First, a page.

Things You’re Touching Every Day That Might Make You Sick
Grab some soap and brace yourself; here are the 10 germiest places you've probably already touched today.
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Take a moment to think back to all of the surfaces you touched today. It may not seem like much, but the average person touches about 140 objects per day, according to Paula Zuccotti, who traveled the world cataloguing the things that people touched daily. It’s safe to say at least some of those objects you touch may be crawling with germs. While most germs you come into contact with do not make you sick (and some that naturally reside in your gut and on your skin are actually beneficial), about 80 percent of infections are spread through hand contact with surfaces or other hands. Germs, including bacteria, “are everywhere, on your body, in your body, and all around you,” says David Cutler, MD, family medicine physician at Providence Saint John’s Health Center in Santa Monica, California. “But you are most likely to get infected from them in areas you might not expect.” Check out the germs that have taken up residence on your body.
The germs on common surfaces can live for days and even weeks, so prepare yourself. Keep in mind that our bodies have evolved over time to combat germs, so if you have a healthy immune system you don’t need to go overboard with disinfecting surfaces. (Overly sterile environments are thought to possibly increase the risk of allergies and asthma in children.) However, here are 10 of the germiest places you’ve already touched today.
Be honest: Have you ever checked your phone while sitting on the toilet? Our phones usually go everywhere with us, and they pick up germs along the way. “Among personal items, toothbrushes, wallets, cell phones, and keys have the largest colonies of bacteria,” says immunologist Lina Velikova, MD. In a 2017 study published in the journal Germs, researchers checked students’ cell phones and found a high level of bacterial contamination, including traces of staph and E. coli—two bugs that can make you sick. Every time you touch your phone with your hands or hold it close to your face, you’re potentially exposing yourself to germs.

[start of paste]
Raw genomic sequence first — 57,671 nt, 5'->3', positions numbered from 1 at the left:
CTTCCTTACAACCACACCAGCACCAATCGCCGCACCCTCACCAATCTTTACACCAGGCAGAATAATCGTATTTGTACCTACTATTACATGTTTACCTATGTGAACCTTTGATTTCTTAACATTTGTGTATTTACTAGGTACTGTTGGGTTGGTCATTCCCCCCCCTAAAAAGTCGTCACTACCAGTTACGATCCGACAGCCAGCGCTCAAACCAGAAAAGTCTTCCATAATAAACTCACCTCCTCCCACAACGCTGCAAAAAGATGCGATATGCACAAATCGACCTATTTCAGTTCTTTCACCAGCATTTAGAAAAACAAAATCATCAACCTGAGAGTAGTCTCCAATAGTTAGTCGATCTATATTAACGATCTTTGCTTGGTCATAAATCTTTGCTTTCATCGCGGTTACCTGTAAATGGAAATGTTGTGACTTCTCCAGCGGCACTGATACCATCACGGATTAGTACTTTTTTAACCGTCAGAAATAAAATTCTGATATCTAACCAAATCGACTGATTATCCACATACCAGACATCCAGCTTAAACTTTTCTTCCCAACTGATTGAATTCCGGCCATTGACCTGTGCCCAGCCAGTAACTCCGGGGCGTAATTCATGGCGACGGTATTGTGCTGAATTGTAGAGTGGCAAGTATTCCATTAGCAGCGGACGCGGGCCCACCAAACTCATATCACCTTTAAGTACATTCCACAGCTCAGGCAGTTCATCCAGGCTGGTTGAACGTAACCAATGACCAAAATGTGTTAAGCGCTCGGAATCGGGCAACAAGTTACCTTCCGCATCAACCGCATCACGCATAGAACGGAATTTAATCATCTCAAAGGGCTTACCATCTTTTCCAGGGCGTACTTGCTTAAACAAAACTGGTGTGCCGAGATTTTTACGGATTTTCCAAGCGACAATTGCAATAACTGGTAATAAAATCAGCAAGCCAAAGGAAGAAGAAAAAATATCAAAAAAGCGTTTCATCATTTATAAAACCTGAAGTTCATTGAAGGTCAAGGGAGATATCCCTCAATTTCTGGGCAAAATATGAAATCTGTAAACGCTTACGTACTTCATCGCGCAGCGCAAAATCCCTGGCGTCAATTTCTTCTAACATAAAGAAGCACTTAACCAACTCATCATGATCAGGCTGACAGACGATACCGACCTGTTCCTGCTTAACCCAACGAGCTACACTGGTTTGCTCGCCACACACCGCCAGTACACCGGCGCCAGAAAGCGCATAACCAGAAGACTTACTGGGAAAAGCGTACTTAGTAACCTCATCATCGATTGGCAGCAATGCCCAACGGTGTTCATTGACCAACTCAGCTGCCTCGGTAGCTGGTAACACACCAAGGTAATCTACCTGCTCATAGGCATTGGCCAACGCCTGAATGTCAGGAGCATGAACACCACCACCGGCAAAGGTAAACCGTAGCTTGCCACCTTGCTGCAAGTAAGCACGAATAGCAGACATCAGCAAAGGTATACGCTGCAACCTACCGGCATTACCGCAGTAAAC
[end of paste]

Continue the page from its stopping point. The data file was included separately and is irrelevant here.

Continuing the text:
Think of the places you touch every day without realizing it. “A higher concentration of bacteria can be found in places that we frequently touch,” explains Dr. Velikova. “These include doorknobs, light switches, cutting boards, coffee makers, refrigerator or microwave handles, shower tubs, faucets, drains, but also towels.” When we pick up germs from touching a doorknob, most of us usually end up touching our eyes, nose, or mouth; this is how problematic germs may lead to infection. Don’t miss the places where germs are hiding in your home.
Victor Lauer/ShutterstockCutting boards
If you love to cook, it’s important that you wash your hands before, after, and even during your time in the kitchen. “The kitchen is a particularly dangerous place because many foods come into your home covered in bacteria,” explains Dr. Cutler. “Chicken is the prime example.” If you cut raw chicken on a cutting board, that board, the knife, and your hands are now at risk of spreading Salmonella to you and your family. The best way to keep your kitchen safe is to start by keeping germs off your food, and following cooking and food storage instructions to keep harmful bacteria at bay.
While we’re in the kitchen, it’s a good idea to toss your dish towels in the laundry. Bacteria like to grow in wet, moist conditions. If you wipe your hands on dishtowels while cooking, the towels can end up absorbing the germs and provide a perfect environment for growth.
Dmitry Galaganov/ShutterstockKitchen sponges